At lower speeds decoupling is also required since the regulator chip cannot react fast enough, so we actually want the decoupling to span the range of about 1…100MHz (hence the cap is 0.1uF rather than 1nF). Indeed the regulator is probably slower than that, a 10uF electrolytic fills the gap and allows for a poor performance regulator and other lower speed devices. At these lower speeds stray inductance is not an issue.

The goal of good decoupling is to keep the impedance of the supply rails (as seen by the logic chips) to be low (a few ohms or less for a microcontroller) from DC through to the highest switching speed. Then the noise on the supply rails will not be large enough to cause logic malfunction.

I would also add a 1000 uF cap right where the battery/PSU connects to the board. Batteries are a constantly changing impedance/resistance as they become discharged, 100 to 220 uF caps will give you 20 - 30% more battery "life" before they need to be changed out.

Doc

Thanks for all the help! This goes a long way towards my understanding of the how/whys. The reason for different value caps (And the need for caps) now makes a LOT more sense.

I'm probably going to just start over with the additions mentioned.

@ Docedison: I don't really understand this: " Batteries are a constantly changing impedance/resistance as they become discharged, 100 to 220 uF caps will give you 20 - 30% more battery "life" before they need to be changed out." do the 100 to 220 uF caps go in the same place as the 1000 uF cap recmmended?

Also, does it make sense to run 2 voltage regulators? One for the IC and one for the motors? I figured it would be better to keep them isolated but they really aren't, are they? When I breadboarded the project I was using an UNO with the motors on a VR and the VR got pretty warm.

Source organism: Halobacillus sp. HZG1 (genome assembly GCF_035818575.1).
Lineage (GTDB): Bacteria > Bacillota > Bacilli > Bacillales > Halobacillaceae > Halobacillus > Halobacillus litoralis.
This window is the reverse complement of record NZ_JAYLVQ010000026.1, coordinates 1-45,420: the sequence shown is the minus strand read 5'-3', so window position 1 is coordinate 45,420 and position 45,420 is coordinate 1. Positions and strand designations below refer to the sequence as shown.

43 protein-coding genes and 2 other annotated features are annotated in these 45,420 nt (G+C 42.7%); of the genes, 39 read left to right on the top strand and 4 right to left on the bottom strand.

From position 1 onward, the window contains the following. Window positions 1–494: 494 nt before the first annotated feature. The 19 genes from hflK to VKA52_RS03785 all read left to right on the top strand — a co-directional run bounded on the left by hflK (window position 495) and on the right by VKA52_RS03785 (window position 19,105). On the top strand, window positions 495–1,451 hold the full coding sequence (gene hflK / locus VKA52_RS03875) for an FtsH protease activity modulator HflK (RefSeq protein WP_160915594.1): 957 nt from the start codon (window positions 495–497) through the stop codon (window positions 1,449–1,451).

I think it helps separate it to a degree, better than none A bigger cap on the servo 5v line will help keep the other clean too

I recommended a 100 to 220uF cap because I saw none on your Perf board layout. If you use a 1000uF cap that's great... use 2 one on the main board and one on the servo's. Remember to power the servo's separately IF at all possible. Batteries Make power by a chemical reaction in the battery (Primary cells) as this reaction proceeds the chemicals responsible for the power become depleted (discharged) and as this happens the internal resistance goes up... The electrolytic capacitors offset this change by 'storing' a little energy for the surges placed on the battery by the load, thus extending the life of the battery. If you have space and time put a 100uF cap on the proc 5V source... Just for insurance. Caps are Magic Bullets for a lot of Strange and otherwise Un-explainable behavior on the part of the Proc... Cheap insurance that is totally transparent to you in all except physical (you can see them) but never cause any weird behavior otherwise... They waste no power, use no power and insure that whatever power you are supplying is clean. IMO

Doc

Lol I liked the way you explained that, almost made them sound magical Agree 100%

Amazing what those parts do for “Crosstalk”… , it’s like magic when after installing a few on a Quirky board and having the board work… The main reason I call them magic bullets, I’ve made the same mistake many times and breadboards are the worst places to develop hardware… Many times I had issues on the PCB’s I made from breadboards because I was “Tuning” the breadboard rather than the design. I do know I talk perhaps too much about “Proper” by-passing but the talk is based on experience rather than the textbooks I have read.

Doc